(not the first time. I didn't understand that – the one she posted at 9.50 am)
That was for the wrong blog Kaetrin. It was for KZ. Makes total sense over there. LOL Not sure how I got on the wrong blog.
Have I mentioned that I freaking hate captcha? What happened to word veri?
I think it depends on the story. If it's a simple romance where two guys meet and yadda yadda yadda, there is no need to have that kind of conflict. If there are more issues to deal with, a lack of that kind of conflict would be bewildering. I remember thinking “yeah, everyone is OK with you two, rainbows, unicorns” while reading.
If we see more from the world created in a book, the need to address GLBT issues arises. Ignoring it would make a book less than realistic.
(and I hate Captcha too)
I put the issues in my books because as a mother of a gay child I face these issues every day. So, I made a vow to educate the world about some of the common rights that LGBTQ people are denied. For example, only a small percentage of the population know that in America gay men can't give blood, nor do most people understand the difference between a civil union and marriage.
That being said, I have seen books that have taken the gay bashing/hate issue to Dynasty drama levels. Not every single cop, parent, teacher, preacher, neighbor, high school buddy is a homophobe and I hate it when books make it out to be that way.
For every hater out there, there are also allies. And no, it's not always the gay guy's best girlfriend, either. In fact, my son was good friends with a lot of the jocks in his class. He also started the first GSA ever in his high school and he was never attacked or shoved into the lockers in the hallways.
So, I think the best service we, as authors can do for the cause, is draw attention to the issues, but not manipulate them for the sake of making a book full of angst.
oh, yeah, what Stephani said too.
(also, I don't like captcha either – my eyes! my eyes!)
Ahhh, what Chris and Tam said. Which I know is cheating, but…they said it best 🙂
For me, personally, while I some some external conflict (although if I never read another stalker plot I would be so happy 🙂 it's internal conflict I crave. I love seeing the growth of a character. Yes it's fiction, but…it often (I hope) has some basis in RL and it's gives me hope. I think that's why certain books become keepers. Because I'm fighting that same fight and the books…resonate 🙂
For me, it would depend on the book. When I read a contemporary YA, GFY, or one in which one of the MC's is closeted, I expect GLBTQ issues to be addressed, and when they're not, it seems unrealistic. But otherwise (like with two MC's that are out of the closet), I don't think those issues need to be addressed except maybe in the smaller ways that Tam mentioned like whether to hold hands in public. But in that case, I wouldn't expect or want that to be the main conflict of the book.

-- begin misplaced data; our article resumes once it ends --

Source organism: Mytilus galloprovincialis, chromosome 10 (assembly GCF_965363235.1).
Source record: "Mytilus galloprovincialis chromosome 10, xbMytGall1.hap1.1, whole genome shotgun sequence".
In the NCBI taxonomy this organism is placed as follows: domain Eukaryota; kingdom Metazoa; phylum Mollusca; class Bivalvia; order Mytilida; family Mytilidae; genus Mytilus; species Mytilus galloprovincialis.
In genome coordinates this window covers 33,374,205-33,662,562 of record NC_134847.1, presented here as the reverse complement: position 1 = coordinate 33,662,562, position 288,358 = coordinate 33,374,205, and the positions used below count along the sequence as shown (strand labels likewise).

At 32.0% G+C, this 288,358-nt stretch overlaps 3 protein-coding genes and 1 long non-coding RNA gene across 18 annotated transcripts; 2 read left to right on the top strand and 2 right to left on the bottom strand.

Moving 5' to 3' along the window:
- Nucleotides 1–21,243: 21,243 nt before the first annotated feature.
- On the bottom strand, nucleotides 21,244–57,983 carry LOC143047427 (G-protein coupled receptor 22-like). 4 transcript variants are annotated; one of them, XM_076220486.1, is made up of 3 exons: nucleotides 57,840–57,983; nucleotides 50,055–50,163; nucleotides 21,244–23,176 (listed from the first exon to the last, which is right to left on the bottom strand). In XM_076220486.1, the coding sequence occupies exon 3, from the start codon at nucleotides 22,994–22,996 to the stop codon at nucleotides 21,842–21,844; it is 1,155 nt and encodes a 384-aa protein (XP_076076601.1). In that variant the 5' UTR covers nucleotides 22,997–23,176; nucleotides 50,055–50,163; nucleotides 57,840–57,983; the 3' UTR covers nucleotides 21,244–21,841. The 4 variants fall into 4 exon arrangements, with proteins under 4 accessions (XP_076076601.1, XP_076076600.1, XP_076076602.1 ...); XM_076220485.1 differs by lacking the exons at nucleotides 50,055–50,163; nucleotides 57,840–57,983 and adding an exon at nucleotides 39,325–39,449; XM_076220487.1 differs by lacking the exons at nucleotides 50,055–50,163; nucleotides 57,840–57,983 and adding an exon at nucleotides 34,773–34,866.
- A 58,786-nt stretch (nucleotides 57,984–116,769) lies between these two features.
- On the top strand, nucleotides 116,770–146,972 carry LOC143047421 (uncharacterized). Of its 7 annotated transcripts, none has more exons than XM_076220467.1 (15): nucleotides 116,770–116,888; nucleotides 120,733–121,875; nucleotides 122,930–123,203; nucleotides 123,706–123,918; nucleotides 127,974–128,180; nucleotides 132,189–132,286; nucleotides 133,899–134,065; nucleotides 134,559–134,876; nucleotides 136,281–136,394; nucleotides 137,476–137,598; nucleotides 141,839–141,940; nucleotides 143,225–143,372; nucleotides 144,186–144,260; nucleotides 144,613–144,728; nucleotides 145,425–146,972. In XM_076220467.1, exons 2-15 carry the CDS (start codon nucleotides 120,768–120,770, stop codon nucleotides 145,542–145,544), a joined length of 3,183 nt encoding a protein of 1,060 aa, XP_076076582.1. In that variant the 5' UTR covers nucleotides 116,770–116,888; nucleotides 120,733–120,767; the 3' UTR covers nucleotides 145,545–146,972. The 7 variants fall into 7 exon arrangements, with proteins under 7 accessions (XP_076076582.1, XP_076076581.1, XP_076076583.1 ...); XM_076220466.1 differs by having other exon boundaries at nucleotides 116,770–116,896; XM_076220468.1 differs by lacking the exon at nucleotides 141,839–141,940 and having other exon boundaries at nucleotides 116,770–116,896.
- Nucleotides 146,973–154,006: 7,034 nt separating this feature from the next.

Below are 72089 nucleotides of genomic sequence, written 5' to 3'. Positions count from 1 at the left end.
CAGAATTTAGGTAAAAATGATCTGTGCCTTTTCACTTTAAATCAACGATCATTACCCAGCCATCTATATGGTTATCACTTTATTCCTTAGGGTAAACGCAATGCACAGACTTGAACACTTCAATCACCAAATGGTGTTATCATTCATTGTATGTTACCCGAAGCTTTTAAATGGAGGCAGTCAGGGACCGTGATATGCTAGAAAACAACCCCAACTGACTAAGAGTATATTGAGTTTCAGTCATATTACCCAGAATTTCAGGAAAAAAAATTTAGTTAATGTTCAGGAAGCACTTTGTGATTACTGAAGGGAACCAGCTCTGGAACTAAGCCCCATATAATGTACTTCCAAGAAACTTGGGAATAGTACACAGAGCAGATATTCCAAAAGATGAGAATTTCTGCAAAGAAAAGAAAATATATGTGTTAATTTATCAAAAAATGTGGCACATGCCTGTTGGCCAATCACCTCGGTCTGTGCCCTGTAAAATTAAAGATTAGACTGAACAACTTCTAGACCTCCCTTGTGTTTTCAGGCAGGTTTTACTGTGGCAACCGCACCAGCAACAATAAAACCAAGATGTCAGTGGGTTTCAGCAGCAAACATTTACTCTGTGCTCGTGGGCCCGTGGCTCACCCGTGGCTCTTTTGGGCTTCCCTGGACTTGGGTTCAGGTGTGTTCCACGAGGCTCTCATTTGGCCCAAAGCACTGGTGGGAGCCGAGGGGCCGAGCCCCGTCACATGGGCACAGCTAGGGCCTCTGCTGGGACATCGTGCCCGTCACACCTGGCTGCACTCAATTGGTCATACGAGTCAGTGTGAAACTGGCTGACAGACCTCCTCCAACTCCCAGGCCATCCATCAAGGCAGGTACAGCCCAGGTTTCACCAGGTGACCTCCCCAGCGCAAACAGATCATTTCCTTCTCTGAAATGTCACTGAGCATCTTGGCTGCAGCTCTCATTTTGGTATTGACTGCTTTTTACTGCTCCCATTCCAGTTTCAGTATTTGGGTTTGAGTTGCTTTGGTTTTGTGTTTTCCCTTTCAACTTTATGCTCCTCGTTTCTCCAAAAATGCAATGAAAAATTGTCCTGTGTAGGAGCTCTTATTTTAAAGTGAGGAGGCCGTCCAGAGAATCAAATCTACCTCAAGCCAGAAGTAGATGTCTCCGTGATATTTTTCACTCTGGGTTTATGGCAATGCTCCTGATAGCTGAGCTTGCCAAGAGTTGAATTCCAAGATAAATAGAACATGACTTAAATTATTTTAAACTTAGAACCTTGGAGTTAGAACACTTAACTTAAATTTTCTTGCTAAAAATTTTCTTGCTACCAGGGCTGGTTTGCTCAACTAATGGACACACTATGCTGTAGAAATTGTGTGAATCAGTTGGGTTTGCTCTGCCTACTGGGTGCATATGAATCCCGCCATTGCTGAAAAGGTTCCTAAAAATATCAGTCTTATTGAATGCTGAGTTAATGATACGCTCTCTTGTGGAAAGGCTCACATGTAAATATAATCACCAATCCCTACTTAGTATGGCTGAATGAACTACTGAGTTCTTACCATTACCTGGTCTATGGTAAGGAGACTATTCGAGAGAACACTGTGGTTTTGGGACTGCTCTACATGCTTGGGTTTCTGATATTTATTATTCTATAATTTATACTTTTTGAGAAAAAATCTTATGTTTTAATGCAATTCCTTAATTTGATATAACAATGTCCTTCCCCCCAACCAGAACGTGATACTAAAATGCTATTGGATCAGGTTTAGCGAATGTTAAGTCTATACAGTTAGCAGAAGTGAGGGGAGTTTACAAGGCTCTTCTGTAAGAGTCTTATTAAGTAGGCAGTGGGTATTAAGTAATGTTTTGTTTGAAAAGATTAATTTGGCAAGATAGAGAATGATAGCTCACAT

And like Orannia, I much prefer internal over external conflict. I like flawed characters that sometimes behave in shitty ways, but then grow and learn from their mistakes.
I think having the conflict is natural as these are definitely issues that are faced by the GLBTQQ community. As long as the story doesn't get preachy I'm all in.
Also…what Chris and Tam said. 🙂
Rhi, Zombies are a valid plot device! Especially if the tension is because one of your people is turning into a zombie…
Stephani, while not the whole world, my opinion is that 90% of straights wouldn't notice or care if the whole QUILTBAG vanished, and of that about 40-60% would be actively cheering. (Then again, I live in Arkansas)
As for books, I like some external problems, just like I like female background characters. Now if your men live in the all-male gayopolis where everyone is gay gay gay, then they better have some darn good interpersonal tension.
I like external. I like internal. I don't like conversations that cut off 2 sentences before the important point and cause a Big Misunderstanding that puts everyone in a snit for 80 pages.
Suppose the human right for lgbtq issues are bound to be mentioned, the point is how they are treated. I prefer the subtle approach, avoiding some cliches, like the homophobe that's secretly gay,or the m/m mystery where the culprit is always a bigoted anti-gay hypocrite.
This may sound odd but I agree with what everyone has said so far. I've always been good at seeing things from both sides of a debate.
I truly think it just depends on the book. If the book is one that is more for the erotic sexual tension/pleasure aspect and very little angst, you may tend to see less of these issues come up which I personally think works for these books.
However if the book, while it may still include the sexual side of things, is one that is meant to have conflict and angst and perhaps more story development, then I think it is natural to expect and see these everyday issues brought into play and personally I don't think the book works well if it isn't, even if it is just things such as being seen in public, holding hands, pda etc.
Sorry that last one was mine, forgot to hit my profile button.